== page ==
Brain cancers called Diffuse Intrinsic Pontine Gliomas (DIPGs) are often a death sentence. These aggressive, fast-growing, drug-resistant tumors are deadly and they originate from glial cells in the brain.
However a recent report published in the journal Cancer Cell details an experimental gene therapy that stops DIPGs in their tracks. This study included researchers from several different institutions, but was led by scientists at Cincinnati Children’s Hospital Medical Center. The study examined human cancer cells and a mouse model of DIPG.
DIPGs seem to require a gene called Olig2 (which encodes a transcription factor) to grow and survive. The majority of gliomas express the protein encoded by the Olig2 gene and removing this gene halts tumor growth and liquidating Olig2-producing cells inhibits tumor formation. This collaborative team designed a technique scientists found a way to use a gene therapy to shut down Olig2 expression.
“We find that elimination of dividing Olig2-expressing cells blocks initiation and progression of glioma in animal models and further show that Olig2 is the molecular arbiter of genetic adaptability that makes high-grade gliomas aggressive and treatment resistant,” said Qing Richard Lu, PhD, lead investigator and scientific director of the Brain Tumor Center at Cincinnati Children’s. “By finding a way to inhibit Olig2 in tumor forming cells, we were able to change the tumor cells’ makeup and sensitize them to targeted molecular treatment. This suggests a proof of principle for stratified therapy in distinct subtypes of malignant gliomas.”
DIPGs originate from supporting brain cells called oligodendrocytes. Oligodendrocytes make the insulation that surrounds the axons of various nerves in the central nervous system. Olig2 expression appears at the early stages of brain cell development, and is also present in the early-stage dividing and replicating cells in tumors. Olig2 also participates in the transformation of normal oligodendrocyte progenitor cells (OPCs) into cancer cells that divide uncontrollably. Olig2 also facilitates the adaptability of gliomas that helps them evade chemotherapeutic regimens. Indeed, clinically speaking, DIPGs may initially respond to chemotherapeutic agents, but they tend to quickly adapt to these drugs and develop high-levels of resistance to them.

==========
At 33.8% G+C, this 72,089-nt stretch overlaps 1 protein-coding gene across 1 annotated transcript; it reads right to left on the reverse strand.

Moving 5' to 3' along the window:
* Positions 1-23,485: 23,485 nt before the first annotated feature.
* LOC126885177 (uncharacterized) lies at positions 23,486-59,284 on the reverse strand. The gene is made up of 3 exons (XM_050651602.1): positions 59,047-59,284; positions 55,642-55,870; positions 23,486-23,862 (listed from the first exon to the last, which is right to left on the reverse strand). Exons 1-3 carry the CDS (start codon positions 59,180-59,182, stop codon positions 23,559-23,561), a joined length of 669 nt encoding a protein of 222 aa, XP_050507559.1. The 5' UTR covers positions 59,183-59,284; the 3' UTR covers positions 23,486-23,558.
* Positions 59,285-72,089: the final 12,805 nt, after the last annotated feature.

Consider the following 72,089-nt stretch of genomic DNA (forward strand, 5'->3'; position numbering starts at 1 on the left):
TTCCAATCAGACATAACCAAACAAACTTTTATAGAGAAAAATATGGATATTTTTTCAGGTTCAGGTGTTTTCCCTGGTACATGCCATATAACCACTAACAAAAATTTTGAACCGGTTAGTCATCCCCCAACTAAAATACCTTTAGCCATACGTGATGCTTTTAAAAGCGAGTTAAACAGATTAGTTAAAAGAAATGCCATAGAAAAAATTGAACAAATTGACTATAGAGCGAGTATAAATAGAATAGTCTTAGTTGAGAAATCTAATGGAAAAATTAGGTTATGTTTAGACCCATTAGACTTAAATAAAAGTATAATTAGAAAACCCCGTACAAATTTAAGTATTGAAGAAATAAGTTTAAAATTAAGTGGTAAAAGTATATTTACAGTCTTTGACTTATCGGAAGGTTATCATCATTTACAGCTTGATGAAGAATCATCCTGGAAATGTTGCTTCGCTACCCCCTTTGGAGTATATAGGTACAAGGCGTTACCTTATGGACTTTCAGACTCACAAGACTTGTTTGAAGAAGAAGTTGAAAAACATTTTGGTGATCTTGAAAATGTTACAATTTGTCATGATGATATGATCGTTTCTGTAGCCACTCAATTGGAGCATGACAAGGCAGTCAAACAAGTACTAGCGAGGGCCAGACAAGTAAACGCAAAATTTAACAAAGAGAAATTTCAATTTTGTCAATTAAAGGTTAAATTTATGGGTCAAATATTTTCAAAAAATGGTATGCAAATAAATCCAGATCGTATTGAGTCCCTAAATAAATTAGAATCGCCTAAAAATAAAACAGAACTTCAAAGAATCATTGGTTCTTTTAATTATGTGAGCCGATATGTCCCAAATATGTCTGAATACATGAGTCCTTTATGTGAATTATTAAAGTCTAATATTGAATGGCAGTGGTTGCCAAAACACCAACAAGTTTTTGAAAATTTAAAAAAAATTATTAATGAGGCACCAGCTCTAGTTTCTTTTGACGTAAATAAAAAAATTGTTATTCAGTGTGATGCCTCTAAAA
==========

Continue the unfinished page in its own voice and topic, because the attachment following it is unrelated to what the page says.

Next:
Lu and his colleagues and collaborators eliminated Olig2-positive dividing cells from DIPG tumors that were still in the early stages of tumor formation. Lu and his colleagues used an ingenious technique to remove Oligo2 expression: by genetically engineering a herpes simplex virus-based vector, they delivered a suicide gene (Thymidine kinase) into replicating Olig2-positive cancer cells. Since herpes simplex viruses (HSVs) have the ability to grow in neurons that do not divide a great deal, the HSV-vectors are well suited to this purpose. After infecting the early DIPG cells with the HSV vectors, they administered an anti-herpes drug already in clinical use, ganciclovir (GCV), which kills any cells that have the thymidine kinase gene. The Olig2-deleted tumors were not able to grow.
In follow-up work, Lu and his colleagues observed a fascinating fate for the Olig2- tumors. These cells differentiated into astrocyte-like cells that continued to form tumors, but expressed the epidermal growth factor receptor (EGFR) gene at high levels. EGFR is an effective target for several chemotherapy drugs. In repeated tests in mouse models, Olig2 inhibition consistently transformed the glioma-forming cells into EGFR-expressing astrocyte-like cells. Then these tumors were treated with an EGFR-targeted chemotherapy drug called gefitinib. These treatments stopped the growth of new tumor cells and tumor expansion.
According to Dr. Lu, with additional testing, verification, and, of course, refinement, this experimental therapy that he and his colleagues have designed, could help prevent the recurrence of brain cancer in patients who have undergone initial rounds of successful treatment. Lu also added that these new treatments would probably be used in combination with other existing therapies like radiation, surgery, other chemotherapies and targeted molecular treatments.
Lu and his team will continue their research with other human cell lines and “humanized” mouse models of high-grade glioma. Such mouse models use genetically engineered mice that can grow brain tumors derived from the tumor cells of specific human patients. These tumor cells come from the tumors of patients whose families have donated biopsied tumor samples for research. This allows researchers to test different targeted drugs in their therapeutic protocol that may best match the genetic makeup of tumors from specific individuals.
The entire research team cautions the experimental therapeutic approach they describe will require extensive additional research. Therefore, this type of treatment is years away from possible clinical testing. Having said that, Lu said the data are a significant research breakthrough, since this study identifies a definite weakness in these stubborn cancers that almost always relapse and kill the patients who get them.